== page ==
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e/n site

Refers to a web site, often made by an angst-ridden teenager, containing mostly ramblings about life's little foibles. Can also contain bad teen-age poetry. Known for gratuitous use of excessively dark or pale color schemes, and lowercase letters all over the place.

Most e/n sites are blog sites, with a lot of microcontent. Places like LiveJournal and Blogger let users make small updates easily, generating all the HTML and transferring the files automatically. LiveJournal even lets visitors leave comments on each entry, in a vaguely Slash-like way.

Most e/n sites are boring if not depressing; they make up a fair amount of the entries on losers.org. Very little of the content is actually of any interest to the outside world. In response to a Slashdot troll who was dogging a user about his e/n site, the user replied "My web site is not for you. It is for me." That was one of very few instances where a troll has been left speechless.

According to The Automatic E/N Web Site (http://www.conhugeco.org/en/), E/N can stand for "Eternal/Noise", "Everything/Nothing", "Endless/Nonsense", or something else.

Update Jan 28 2004: In the years since I originally noded this, the term "e/n site" has been shunned by the public in favor of more specific terms like "blog" and "LiveJournal."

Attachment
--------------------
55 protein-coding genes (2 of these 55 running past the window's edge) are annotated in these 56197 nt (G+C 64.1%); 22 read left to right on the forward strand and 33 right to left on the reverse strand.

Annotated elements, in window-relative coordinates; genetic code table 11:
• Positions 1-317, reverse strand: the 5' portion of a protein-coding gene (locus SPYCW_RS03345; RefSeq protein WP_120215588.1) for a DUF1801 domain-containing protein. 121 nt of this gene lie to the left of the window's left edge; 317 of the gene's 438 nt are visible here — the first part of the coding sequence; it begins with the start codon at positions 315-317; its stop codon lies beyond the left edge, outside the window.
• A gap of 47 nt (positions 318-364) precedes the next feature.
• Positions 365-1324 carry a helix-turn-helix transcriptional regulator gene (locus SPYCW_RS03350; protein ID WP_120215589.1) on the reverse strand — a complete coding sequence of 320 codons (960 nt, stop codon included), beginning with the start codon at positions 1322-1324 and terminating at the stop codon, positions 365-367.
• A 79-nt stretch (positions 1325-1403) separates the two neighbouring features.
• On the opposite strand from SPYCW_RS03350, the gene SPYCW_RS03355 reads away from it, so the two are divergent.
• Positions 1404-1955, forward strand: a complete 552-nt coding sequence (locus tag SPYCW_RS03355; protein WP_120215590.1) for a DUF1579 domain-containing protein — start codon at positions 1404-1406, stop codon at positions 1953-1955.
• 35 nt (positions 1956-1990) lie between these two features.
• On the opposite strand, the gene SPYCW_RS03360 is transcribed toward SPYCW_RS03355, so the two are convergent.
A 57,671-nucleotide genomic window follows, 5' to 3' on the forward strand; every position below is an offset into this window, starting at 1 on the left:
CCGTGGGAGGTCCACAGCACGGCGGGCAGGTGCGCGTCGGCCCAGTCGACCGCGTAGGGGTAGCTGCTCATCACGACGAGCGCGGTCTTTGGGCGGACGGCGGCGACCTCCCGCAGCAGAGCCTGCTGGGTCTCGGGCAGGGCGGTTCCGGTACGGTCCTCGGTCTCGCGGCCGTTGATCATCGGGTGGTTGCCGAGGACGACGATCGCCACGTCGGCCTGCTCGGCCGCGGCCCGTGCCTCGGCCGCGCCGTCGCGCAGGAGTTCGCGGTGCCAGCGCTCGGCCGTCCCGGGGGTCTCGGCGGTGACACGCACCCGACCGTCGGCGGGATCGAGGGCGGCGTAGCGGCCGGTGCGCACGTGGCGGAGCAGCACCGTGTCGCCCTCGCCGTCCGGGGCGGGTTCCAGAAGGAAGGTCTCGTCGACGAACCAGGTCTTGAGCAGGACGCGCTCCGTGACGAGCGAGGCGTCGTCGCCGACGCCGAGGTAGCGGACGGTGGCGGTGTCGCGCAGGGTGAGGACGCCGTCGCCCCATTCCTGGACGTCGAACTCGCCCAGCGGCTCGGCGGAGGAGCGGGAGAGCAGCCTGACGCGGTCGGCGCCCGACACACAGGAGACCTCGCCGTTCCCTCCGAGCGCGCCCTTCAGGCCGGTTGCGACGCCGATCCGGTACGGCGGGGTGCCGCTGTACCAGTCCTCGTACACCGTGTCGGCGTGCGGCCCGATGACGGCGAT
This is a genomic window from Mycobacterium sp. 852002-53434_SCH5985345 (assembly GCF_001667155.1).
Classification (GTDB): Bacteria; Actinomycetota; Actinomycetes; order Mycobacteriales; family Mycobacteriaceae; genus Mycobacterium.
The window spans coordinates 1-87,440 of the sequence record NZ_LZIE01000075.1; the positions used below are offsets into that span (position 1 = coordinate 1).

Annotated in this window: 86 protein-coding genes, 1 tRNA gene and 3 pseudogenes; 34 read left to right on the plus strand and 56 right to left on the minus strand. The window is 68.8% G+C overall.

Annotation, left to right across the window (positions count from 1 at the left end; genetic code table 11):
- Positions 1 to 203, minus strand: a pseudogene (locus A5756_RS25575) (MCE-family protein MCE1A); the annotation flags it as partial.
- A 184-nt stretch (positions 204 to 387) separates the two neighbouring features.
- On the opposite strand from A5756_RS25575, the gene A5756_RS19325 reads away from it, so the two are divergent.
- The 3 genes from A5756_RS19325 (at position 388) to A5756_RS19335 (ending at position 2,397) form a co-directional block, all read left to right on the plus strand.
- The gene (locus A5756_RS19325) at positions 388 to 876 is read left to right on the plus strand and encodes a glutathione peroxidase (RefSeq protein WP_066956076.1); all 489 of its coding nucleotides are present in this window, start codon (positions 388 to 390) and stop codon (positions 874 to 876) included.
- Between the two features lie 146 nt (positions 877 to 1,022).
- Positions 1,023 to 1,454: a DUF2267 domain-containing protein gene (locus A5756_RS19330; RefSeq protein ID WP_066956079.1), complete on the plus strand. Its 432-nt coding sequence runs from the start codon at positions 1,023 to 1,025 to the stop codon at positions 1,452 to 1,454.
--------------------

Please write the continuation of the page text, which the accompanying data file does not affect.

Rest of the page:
E/N originally meant "Entertainment/News", it was used to describe general catch-all sites that were designed around one specific person's taste. Everything/Nothing was a permutation of it describing the same type of site, because it covered everything, but nothing in particular. Famous E/N sites include Stileproject, and Something Awful (anyone know more obvious examples?)

You wouldn't necessarily call E2 an E/N site (unless you were trying to make a bad pun), because it's designed specifically to be a community. E/N sites are the dictate of one person or of a small group of people. The site revolves around this person/group's idea of what the ideal website would, in all circumstances, be. Lately, the term E/N has been applied to things like weblogs, or angsty online forum posts where people talk about their individual lives. In effect, E/N has come to mean content of personal interest to the author. In some cases, this content also interests a wide array of other people. In other cases, not.

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